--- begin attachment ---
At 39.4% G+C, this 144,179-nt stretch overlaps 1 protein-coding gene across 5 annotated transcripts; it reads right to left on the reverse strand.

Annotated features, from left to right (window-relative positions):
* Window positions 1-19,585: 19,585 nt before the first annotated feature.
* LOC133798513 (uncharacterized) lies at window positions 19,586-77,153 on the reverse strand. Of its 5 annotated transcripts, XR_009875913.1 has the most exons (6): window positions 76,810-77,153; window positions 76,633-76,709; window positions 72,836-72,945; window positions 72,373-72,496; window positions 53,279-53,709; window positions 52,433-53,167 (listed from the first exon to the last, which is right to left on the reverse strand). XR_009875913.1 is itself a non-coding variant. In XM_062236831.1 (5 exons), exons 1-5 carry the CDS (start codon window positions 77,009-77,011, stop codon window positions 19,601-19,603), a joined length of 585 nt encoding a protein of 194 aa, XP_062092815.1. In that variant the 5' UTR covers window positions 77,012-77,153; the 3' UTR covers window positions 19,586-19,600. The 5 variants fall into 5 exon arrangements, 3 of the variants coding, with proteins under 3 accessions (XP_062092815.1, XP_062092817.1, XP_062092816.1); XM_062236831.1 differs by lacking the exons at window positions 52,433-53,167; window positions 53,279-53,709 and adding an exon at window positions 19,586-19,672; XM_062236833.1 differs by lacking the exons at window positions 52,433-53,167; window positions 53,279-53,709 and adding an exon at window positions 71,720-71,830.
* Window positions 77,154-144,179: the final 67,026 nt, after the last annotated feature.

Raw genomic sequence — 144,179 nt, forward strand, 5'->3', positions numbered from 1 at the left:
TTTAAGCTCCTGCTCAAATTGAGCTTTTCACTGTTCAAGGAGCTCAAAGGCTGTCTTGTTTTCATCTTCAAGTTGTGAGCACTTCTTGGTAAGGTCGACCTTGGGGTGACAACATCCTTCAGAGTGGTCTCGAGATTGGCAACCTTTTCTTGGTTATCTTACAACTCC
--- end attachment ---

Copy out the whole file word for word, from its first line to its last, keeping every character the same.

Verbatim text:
At 39.4% G+C, this 144,179-nt stretch overlaps 1 protein-coding gene across 5 annotated transcripts; it reads right to left on the reverse strand.

Annotated features, from left to right (window-relative positions):
* Window positions 1-19,585: 19,585 nt before the first annotated feature.
* LOC133798513 (uncharacterized) lies at window positions 19,586-77,153 on the reverse strand. Of its 5 annotated transcripts, XR_009875913.1 has the most exons (6): window positions 76,810-77,153; window positions 76,633-76,709; window positions 72,836-72,945; window positions 72,373-72,496; window positions 53,279-53,709; window positions 52,433-53,167 (listed from the first exon to the last, which is right to left on the reverse strand). XR_009875913.1 is itself a non-coding variant. In XM_062236831.1 (5 exons), exons 1-5 carry the CDS (start codon window positions 77,009-77,011, stop codon window positions 19,601-19,603), a joined length of 585 nt encoding a protein of 194 aa, XP_062092815.1. In that variant the 5' UTR covers window positions 77,012-77,153; the 3' UTR covers window positions 19,586-19,600. The 5 variants fall into 5 exon arrangements, 3 of the variants coding, with proteins under 3 accessions (XP_062092815.1, XP_062092817.1, XP_062092816.1); XM_062236831.1 differs by lacking the exons at window positions 52,433-53,167; window positions 53,279-53,709 and adding an exon at window positions 19,586-19,672; XM_062236833.1 differs by lacking the exons at window positions 52,433-53,167; window positions 53,279-53,709 and adding an exon at window positions 71,720-71,830.
* Window positions 77,154-144,179: the final 67,026 nt, after the last annotated feature.

Raw genomic sequence — 144,179 nt, forward strand, 5'->3', positions numbered from 1 at the left:
TTTAAGCTCCTGCTCAAATTGAGCTTTTCACTGTTCAAGGAGCTCAAAGGCTGTCTTGTTTTCATCTTCAAGTTGTGAGCACTTCTTGGTAAGGTCGACCTTGGGGTGACAACATCCTTCAGAGTGGTCTCGAGATTGGCAACCTTTTCTTGGTTATCTTACAACTCC